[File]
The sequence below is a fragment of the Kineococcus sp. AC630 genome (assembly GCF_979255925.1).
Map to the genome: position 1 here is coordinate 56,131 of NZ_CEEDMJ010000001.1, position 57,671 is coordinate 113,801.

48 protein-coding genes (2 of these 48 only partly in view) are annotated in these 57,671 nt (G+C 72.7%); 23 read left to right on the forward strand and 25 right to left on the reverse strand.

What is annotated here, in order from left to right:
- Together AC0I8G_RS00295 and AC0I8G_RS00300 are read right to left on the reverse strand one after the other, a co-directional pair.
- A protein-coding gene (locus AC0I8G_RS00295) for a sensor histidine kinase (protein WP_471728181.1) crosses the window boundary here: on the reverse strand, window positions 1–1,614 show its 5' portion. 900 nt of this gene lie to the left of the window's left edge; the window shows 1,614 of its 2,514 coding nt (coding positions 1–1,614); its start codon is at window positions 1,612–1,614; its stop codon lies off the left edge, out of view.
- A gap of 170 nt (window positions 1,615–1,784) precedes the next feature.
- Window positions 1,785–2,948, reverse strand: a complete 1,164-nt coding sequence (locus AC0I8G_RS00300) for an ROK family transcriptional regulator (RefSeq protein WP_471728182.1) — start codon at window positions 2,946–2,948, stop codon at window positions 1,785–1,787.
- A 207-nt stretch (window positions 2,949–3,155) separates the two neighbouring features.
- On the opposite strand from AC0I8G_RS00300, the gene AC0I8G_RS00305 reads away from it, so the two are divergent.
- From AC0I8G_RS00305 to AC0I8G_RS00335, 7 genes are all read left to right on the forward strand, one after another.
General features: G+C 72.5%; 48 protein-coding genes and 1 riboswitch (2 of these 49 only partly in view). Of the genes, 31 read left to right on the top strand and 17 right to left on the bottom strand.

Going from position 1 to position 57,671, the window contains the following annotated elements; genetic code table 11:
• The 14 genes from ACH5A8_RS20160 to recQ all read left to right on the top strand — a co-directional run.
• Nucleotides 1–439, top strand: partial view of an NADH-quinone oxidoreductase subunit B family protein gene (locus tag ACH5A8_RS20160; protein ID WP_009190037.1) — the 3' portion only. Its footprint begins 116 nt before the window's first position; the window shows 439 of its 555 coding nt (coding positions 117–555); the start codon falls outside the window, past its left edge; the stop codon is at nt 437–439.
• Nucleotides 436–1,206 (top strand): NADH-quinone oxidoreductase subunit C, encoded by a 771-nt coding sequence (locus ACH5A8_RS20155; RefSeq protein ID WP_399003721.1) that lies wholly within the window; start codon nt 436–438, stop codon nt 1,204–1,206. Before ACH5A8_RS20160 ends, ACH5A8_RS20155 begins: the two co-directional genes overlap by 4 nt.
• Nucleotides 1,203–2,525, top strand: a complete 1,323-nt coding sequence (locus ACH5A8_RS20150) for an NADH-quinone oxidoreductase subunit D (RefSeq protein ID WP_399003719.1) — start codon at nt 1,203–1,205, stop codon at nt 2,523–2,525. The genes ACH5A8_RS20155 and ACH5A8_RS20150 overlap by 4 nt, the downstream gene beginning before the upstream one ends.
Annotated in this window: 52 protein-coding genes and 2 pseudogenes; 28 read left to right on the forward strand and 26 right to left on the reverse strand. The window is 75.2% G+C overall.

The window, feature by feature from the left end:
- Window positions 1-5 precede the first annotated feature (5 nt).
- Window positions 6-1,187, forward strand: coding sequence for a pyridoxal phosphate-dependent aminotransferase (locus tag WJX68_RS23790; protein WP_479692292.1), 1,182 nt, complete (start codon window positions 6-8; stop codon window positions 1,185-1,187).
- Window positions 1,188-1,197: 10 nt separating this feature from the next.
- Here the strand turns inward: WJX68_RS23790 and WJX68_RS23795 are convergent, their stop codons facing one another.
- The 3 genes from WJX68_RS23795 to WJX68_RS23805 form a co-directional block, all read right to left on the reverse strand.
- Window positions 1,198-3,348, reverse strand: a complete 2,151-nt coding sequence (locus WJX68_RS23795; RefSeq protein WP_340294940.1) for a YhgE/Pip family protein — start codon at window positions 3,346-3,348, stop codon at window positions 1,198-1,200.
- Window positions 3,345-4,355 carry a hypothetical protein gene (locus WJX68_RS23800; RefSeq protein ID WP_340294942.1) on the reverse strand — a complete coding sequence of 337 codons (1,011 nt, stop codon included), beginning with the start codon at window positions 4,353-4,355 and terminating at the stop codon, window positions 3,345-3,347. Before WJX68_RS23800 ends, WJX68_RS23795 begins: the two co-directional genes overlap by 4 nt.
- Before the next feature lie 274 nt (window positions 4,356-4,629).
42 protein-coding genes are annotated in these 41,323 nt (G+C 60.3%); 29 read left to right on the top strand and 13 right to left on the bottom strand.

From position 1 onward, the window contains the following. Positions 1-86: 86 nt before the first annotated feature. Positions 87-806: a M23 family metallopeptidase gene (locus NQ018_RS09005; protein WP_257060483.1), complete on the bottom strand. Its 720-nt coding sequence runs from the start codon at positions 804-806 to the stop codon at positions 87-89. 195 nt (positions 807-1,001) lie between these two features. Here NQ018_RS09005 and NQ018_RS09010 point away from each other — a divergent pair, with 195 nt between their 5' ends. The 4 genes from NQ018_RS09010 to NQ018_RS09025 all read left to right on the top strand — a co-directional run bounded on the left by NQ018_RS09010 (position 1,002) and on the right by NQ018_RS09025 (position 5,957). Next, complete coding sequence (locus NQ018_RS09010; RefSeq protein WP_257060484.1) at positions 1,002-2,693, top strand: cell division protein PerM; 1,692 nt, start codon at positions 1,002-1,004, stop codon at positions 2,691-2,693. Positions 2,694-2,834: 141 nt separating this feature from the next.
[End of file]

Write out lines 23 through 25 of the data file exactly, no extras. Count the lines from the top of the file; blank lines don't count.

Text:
- Here the strand turns inward: WJX68_RS23790 and WJX68_RS23795 are convergent, their stop codons facing one another.
- The 3 genes from WJX68_RS23795 to WJX68_RS23805 form a co-directional block, all read right to left on the reverse strand.
- Window positions 1,198-3,348, reverse strand: a complete 2,151-nt coding sequence (locus WJX68_RS23795; RefSeq protein WP_340294940.1) for a YhgE/Pip family protein — start codon at window positions 3,346-3,348, stop codon at window positions 1,198-1,200.